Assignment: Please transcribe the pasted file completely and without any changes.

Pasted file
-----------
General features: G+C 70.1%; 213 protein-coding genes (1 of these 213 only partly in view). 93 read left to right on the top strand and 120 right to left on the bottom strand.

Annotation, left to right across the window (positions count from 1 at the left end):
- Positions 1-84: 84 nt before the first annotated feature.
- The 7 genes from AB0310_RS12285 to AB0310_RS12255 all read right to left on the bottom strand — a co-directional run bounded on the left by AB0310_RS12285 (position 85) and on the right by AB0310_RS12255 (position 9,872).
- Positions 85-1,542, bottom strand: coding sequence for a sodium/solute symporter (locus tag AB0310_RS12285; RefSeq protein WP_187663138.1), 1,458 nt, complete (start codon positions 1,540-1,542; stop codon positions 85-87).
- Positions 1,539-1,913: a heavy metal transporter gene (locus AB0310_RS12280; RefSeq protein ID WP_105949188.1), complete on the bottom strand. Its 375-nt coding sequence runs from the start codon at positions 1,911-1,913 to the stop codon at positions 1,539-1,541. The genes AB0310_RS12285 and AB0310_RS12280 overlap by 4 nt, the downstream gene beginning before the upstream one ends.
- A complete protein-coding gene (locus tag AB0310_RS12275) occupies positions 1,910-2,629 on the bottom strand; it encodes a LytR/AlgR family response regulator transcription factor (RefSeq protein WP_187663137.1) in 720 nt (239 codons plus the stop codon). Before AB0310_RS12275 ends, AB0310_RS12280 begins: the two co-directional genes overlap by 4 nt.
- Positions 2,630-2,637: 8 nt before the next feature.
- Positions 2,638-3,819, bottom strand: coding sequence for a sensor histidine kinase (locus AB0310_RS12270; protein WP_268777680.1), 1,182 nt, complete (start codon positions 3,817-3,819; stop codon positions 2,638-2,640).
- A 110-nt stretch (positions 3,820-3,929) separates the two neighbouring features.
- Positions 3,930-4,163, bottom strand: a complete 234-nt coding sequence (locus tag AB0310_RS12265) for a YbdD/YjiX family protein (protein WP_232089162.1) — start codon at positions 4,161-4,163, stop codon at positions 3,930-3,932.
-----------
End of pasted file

General features: G+C 70.1%; 213 protein-coding genes (1 of these 213 only partly in view). 93 read left to right on the top strand and 120 right to left on the bottom strand.

Annotation, left to right across the window (positions count from 1 at the left end):
- Positions 1-84: 84 nt before the first annotated feature.
- The 7 genes from AB0310_RS12285 to AB0310_RS12255 all read right to left on the bottom strand — a co-directional run bounded on the left by AB0310_RS12285 (position 85) and on the right by AB0310_RS12255 (position 9,872).
- Positions 85-1,542, bottom strand: coding sequence for a sodium/solute symporter (locus tag AB0310_RS12285; RefSeq protein WP_187663138.1), 1,458 nt, complete (start codon positions 1,540-1,542; stop codon positions 85-87).
- Positions 1,539-1,913: a heavy metal transporter gene (locus AB0310_RS12280; RefSeq protein ID WP_105949188.1), complete on the bottom strand. Its 375-nt coding sequence runs from the start codon at positions 1,911-1,913 to the stop codon at positions 1,539-1,541. The genes AB0310_RS12285 and AB0310_RS12280 overlap by 4 nt, the downstream gene beginning before the upstream one ends.
- A complete protein-coding gene (locus tag AB0310_RS12275) occupies positions 1,910-2,629 on the bottom strand; it encodes a LytR/AlgR family response regulator transcription factor (RefSeq protein WP_187663137.1) in 720 nt (239 codons plus the stop codon). Before AB0310_RS12275 ends, AB0310_RS12280 begins: the two co-directional genes overlap by 4 nt.
- Positions 2,630-2,637: 8 nt before the next feature.
- Positions 2,638-3,819, bottom strand: coding sequence for a sensor histidine kinase (locus AB0310_RS12270; protein WP_268777680.1), 1,182 nt, complete (start codon positions 3,817-3,819; stop codon positions 2,638-2,640).
- A 110-nt stretch (positions 3,820-3,929) separates the two neighbouring features.
- Positions 3,930-4,163, bottom strand: a complete 234-nt coding sequence (locus tag AB0310_RS12265) for a YbdD/YjiX family protein (protein WP_232089162.1) — start codon at positions 4,161-4,163, stop codon at positions 3,930-3,932.